Diversity initiatives are now commonplace in most organisations, but truly delivering an inclusive workplace, where all talent feel engaged and that they have opportunities is still a hurdle in many organisations.
Recently LinkedIn spoke with Sarah McKensey, Head of Executive Search, Global Corporate Functions & Asia Pacific Commercial at Johnson and Johnson. Globally, the organisation has been recognised as one of the best places to work for disability and inclusion, as well as a global leader in LGBTQ equality.
Before taking on executive search, Sarah led Johnson & Johnson’s diversity and inclusion efforts in Asia-Pacific. She shared her insights about building diverse talent pipelines and how remote work is delivering new opportunities.
Diversity can’t be a token effort, it has to be a core value
At Johnson & Johnson diversity and inclusion isn’t just a commitment, it’s central to how the global company works, and it has been for a while. One of the core values written into their credo when the company was founded in 1943 is recognizing and respecting each individual's diversity.
This culture helps Johnson & Johnson foster an inclusive workplace but Sarah says building diverse talent pipelines also requires a systemic focus.
Talent professionals, particularly those in hiring roles, need to be aware of their biases and what barriers to inclusion exist. Ensuring the actual process of hiring is also inclusive, such as having a diverse representation in the interview panel is essential.
However, fostering relationships and being aware of bias throughout the hiring process also need to be accompanied by a focus on inclusion. To get the best out of talent, particularly during the critical interview stage, people need to feel supported and encouraged so they can perform their best.
Think beyond reactive hiring to make hiring managers diversity advocates
LinkedIn data has shown that while 69% of talent professionals believe there's been significant progress on diversity hiring initiatives, only 47% believe that the hiring managers are as accountable for delivering on those initiatives. Sarah’s varied background across Johnson & Johnson helped her understand that hiring managers have many demands on their time, and to deliver a diverse talent pipeline they need to be brought in on the talent planning conversation a little bit earlier.
Johnson & Johnson has moved away from a reactive hiring process, to make delivering a diverse talent pipeline a team effort across the organisation. Making sure hiring managers know areas of focus for improving diversity, and having diverse talent in their networks can help them become another important advocate within the recruitment process.
Supporting networks, so that relationships can be fostered across organisations is also key. Research has shown that more than half of hires are people who hiring managers have previously known, but not all talent necessarily has had the opportunity to build out their network. Sarah says Johnson & Johnson uses tools to make all talent visible to hiring managers, so they can build broader relationship capital across the organisation. Recruiters can also help by identifying and introducing good diverse talent to hiring managers early on, so when the next opportunities arise, hiring managers already have diverse talent in their networks.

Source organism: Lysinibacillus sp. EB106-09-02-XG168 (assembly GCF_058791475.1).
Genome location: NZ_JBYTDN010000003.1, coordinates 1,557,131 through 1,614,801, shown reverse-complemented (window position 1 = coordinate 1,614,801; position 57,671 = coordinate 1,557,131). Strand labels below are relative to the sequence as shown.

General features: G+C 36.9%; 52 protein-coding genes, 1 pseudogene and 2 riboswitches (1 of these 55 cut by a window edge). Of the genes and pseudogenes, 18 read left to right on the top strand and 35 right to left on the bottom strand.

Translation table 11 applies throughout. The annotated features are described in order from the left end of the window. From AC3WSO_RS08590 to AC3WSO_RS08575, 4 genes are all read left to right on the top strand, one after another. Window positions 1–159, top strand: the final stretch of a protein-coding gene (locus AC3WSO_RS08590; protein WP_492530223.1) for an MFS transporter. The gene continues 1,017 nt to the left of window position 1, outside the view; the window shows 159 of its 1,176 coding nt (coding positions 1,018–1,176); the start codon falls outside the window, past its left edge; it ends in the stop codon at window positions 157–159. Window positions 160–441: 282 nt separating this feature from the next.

Remote work has its challenges, but it also provides new opportunities
Sarah’s career has taken her from Australia to Japan and now Singapore, meaning participating in teleconferences and working remotely isn’t as new to her, as it is for others. However, one thing she says she has noticed during the rise of video conferencing is how many more cameras are on - which effectively made people more visible and evened the playing field. The rise of Zoom and similar video technology has made it easier for everyone to participate and communicate more meaningfully.
This has been a great opportunity to make sure diverse voices are heard. It also means that geographic location is less of a factor when it comes to hiring. Key to truly unlocking the potential of remote working is making sure everyone on the team feels included in conversations, regular catch-ups and extra attention to communication can assist with this.
Measure your performance so you can meet your goals
Johnson & Johnson uses data to keep track of their talent goals, which leaders are accountable to. It includes tracking the diversity mix, but also who the organisation is attracting and retaining. The strength of the talent pipeline is measured, so that diversity becomes a natural feature of the hiring landscape. Employees are surveyed to ensure that Johnson & Johnson is delivering on its inclusive credo. The organisation also holds external recruitment partners accountable for delivering a diverse talent pool.
Creating an inclusive culture requires a conscious effort to be aware of unconscious biases. Educating people and creating space to talk about bias, helps leaders and their teams to have open conversations. This flows through to hiring processes, making it easier to spot barriers to inclusion early on.
Increasingly people are becoming accountable for diversity targets and initiatives, but it’s also important to make space for honest conversations so we can learn and understand our own biases. Ultimately it’s about seeing the value that different experiences bring to a team, and how to foster them throughout their employee journey.
If you’re interested to catch the full session on building a diverse pipeline, you can register to watch it on-demand here.